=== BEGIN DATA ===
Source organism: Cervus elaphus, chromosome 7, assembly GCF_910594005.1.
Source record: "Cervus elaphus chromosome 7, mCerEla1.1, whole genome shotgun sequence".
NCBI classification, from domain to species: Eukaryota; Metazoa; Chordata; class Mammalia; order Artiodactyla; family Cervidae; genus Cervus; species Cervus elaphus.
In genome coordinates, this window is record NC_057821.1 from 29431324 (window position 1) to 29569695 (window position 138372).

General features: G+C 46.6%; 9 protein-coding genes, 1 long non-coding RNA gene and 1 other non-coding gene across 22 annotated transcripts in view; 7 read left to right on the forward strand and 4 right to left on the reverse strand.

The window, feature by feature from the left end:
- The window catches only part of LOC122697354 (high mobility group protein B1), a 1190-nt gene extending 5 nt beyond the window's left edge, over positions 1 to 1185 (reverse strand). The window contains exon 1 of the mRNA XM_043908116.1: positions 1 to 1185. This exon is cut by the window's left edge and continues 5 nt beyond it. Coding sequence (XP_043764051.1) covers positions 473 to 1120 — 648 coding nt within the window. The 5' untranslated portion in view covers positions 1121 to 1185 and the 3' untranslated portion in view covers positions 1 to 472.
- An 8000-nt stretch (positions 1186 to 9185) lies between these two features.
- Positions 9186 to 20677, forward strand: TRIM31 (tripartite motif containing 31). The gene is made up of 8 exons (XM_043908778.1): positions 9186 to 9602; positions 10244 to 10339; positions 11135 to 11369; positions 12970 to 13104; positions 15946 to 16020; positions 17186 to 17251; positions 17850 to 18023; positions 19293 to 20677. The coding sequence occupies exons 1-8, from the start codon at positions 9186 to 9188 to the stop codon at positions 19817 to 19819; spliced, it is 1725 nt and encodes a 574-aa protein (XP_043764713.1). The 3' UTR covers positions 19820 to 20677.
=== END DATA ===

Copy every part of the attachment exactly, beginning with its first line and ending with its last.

Source organism: Cervus elaphus, chromosome 7, assembly GCF_910594005.1.
Source record: "Cervus elaphus chromosome 7, mCerEla1.1, whole genome shotgun sequence".
NCBI classification, from domain to species: Eukaryota; Metazoa; Chordata; class Mammalia; order Artiodactyla; family Cervidae; genus Cervus; species Cervus elaphus.
In genome coordinates, this window is record NC_057821.1 from 29431324 (window position 1) to 29569695 (window position 138372).

General features: G+C 46.6%; 9 protein-coding genes, 1 long non-coding RNA gene and 1 other non-coding gene across 22 annotated transcripts in view; 7 read left to right on the forward strand and 4 right to left on the reverse strand.

The window, feature by feature from the left end:
- The window catches only part of LOC122697354 (high mobility group protein B1), a 1190-nt gene extending 5 nt beyond the window's left edge, over positions 1 to 1185 (reverse strand). The window contains exon 1 of the mRNA XM_043908116.1: positions 1 to 1185. This exon is cut by the window's left edge and continues 5 nt beyond it. Coding sequence (XP_043764051.1) covers positions 473 to 1120 — 648 coding nt within the window. The 5' untranslated portion in view covers positions 1121 to 1185 and the 3' untranslated portion in view covers positions 1 to 472.
- An 8000-nt stretch (positions 1186 to 9185) lies between these two features.
- Positions 9186 to 20677, forward strand: TRIM31 (tripartite motif containing 31). The gene is made up of 8 exons (XM_043908778.1): positions 9186 to 9602; positions 10244 to 10339; positions 11135 to 11369; positions 12970 to 13104; positions 15946 to 16020; positions 17186 to 17251; positions 17850 to 18023; positions 19293 to 20677. The coding sequence occupies exons 1-8, from the start codon at positions 9186 to 9188 to the stop codon at positions 19817 to 19819; spliced, it is 1725 nt and encodes a 574-aa protein (XP_043764713.1). The 3' UTR covers positions 19820 to 20677.